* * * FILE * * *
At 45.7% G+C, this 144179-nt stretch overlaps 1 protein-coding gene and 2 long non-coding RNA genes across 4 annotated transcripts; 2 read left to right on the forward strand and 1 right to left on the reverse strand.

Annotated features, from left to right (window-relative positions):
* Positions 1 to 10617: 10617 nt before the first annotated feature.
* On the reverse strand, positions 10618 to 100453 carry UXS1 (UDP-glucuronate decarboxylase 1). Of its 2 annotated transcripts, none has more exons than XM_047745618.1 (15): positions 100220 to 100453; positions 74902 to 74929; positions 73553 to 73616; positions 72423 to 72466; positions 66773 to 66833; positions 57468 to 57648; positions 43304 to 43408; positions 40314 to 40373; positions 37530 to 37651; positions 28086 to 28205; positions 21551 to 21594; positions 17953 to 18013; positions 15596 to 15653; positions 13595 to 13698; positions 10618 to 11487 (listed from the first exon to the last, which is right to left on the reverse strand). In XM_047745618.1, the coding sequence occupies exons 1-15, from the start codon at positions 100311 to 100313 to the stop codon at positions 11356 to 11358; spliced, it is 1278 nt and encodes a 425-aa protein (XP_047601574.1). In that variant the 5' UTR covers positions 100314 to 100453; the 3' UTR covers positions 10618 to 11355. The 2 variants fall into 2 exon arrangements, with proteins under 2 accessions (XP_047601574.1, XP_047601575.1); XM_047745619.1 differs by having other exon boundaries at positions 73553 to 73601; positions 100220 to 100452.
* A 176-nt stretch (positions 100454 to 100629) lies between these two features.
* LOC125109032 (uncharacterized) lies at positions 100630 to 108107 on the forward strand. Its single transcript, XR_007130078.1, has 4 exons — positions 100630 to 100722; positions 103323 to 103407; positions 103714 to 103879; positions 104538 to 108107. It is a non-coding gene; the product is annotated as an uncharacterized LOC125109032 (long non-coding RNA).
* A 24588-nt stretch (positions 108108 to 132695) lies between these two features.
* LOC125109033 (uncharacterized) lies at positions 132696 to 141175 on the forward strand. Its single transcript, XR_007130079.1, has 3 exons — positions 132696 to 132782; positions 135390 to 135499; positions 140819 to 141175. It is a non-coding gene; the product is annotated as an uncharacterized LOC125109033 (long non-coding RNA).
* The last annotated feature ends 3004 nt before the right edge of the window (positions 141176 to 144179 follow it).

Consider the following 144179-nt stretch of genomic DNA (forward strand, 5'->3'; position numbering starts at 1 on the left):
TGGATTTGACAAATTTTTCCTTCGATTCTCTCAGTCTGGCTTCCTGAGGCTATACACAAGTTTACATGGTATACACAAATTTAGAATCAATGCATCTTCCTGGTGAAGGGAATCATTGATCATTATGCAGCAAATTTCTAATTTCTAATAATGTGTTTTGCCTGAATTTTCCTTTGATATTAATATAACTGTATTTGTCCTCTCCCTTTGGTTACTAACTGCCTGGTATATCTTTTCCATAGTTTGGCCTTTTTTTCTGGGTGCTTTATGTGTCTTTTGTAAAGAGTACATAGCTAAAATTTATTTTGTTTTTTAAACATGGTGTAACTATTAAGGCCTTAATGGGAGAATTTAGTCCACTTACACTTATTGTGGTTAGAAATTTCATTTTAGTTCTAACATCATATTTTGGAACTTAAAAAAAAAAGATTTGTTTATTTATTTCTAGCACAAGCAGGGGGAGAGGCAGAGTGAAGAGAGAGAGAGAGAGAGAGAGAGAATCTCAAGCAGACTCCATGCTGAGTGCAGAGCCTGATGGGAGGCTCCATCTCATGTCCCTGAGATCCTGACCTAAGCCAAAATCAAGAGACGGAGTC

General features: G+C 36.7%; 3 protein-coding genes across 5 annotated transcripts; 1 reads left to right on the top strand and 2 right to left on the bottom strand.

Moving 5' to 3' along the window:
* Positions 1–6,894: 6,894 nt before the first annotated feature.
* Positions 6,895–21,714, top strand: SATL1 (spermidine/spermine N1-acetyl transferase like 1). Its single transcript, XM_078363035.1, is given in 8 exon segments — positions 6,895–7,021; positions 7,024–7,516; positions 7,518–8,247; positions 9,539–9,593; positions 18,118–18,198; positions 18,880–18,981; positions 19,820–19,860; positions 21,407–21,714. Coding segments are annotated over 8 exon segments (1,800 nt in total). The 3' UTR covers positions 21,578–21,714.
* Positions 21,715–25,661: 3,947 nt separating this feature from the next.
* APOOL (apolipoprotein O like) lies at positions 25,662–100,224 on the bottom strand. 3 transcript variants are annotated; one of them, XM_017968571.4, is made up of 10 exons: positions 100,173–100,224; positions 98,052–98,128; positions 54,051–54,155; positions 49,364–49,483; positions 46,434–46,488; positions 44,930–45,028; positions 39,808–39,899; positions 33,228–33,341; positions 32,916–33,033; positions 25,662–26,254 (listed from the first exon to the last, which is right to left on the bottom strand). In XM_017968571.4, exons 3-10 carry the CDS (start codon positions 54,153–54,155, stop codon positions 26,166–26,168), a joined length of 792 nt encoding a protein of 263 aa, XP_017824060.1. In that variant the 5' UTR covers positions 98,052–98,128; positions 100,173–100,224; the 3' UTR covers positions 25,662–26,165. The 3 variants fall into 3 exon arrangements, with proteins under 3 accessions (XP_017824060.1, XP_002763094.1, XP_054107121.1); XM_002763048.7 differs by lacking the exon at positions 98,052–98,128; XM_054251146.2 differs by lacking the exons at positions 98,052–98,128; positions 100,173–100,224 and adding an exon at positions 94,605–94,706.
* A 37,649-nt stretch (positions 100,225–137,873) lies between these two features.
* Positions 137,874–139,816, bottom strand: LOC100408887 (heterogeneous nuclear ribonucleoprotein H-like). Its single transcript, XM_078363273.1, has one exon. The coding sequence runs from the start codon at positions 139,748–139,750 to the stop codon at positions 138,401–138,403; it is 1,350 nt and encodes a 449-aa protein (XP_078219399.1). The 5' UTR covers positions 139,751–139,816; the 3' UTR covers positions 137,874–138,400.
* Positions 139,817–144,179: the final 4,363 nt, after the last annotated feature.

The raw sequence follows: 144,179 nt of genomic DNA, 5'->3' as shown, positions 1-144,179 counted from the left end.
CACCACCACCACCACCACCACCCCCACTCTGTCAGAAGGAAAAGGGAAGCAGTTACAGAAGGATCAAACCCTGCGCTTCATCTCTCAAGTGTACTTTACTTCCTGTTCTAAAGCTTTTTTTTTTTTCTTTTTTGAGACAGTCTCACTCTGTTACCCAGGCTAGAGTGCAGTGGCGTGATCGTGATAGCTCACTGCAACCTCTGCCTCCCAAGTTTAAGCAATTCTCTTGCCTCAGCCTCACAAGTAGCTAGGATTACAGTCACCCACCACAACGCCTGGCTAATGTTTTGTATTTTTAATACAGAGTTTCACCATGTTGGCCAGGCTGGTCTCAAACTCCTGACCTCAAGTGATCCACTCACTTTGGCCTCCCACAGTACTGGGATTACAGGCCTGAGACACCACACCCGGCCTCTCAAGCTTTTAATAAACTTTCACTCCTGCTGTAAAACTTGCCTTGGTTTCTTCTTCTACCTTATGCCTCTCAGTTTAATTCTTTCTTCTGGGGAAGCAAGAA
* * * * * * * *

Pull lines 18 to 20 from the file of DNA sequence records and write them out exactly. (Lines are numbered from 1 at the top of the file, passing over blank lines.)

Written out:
* A 37,649-nt stretch (positions 100,225–137,873) lies between these two features.
* Positions 137,874–139,816, bottom strand: LOC100408887 (heterogeneous nuclear ribonucleoprotein H-like). Its single transcript, XM_078363273.1, has one exon. The coding sequence runs from the start codon at positions 139,748–139,750 to the stop codon at positions 138,401–138,403; it is 1,350 nt and encodes a 449-aa protein (XP_078219399.1). The 5' UTR covers positions 139,751–139,816; the 3' UTR covers positions 137,874–138,400.
* Positions 139,817–144,179: the final 4,363 nt, after the last annotated feature.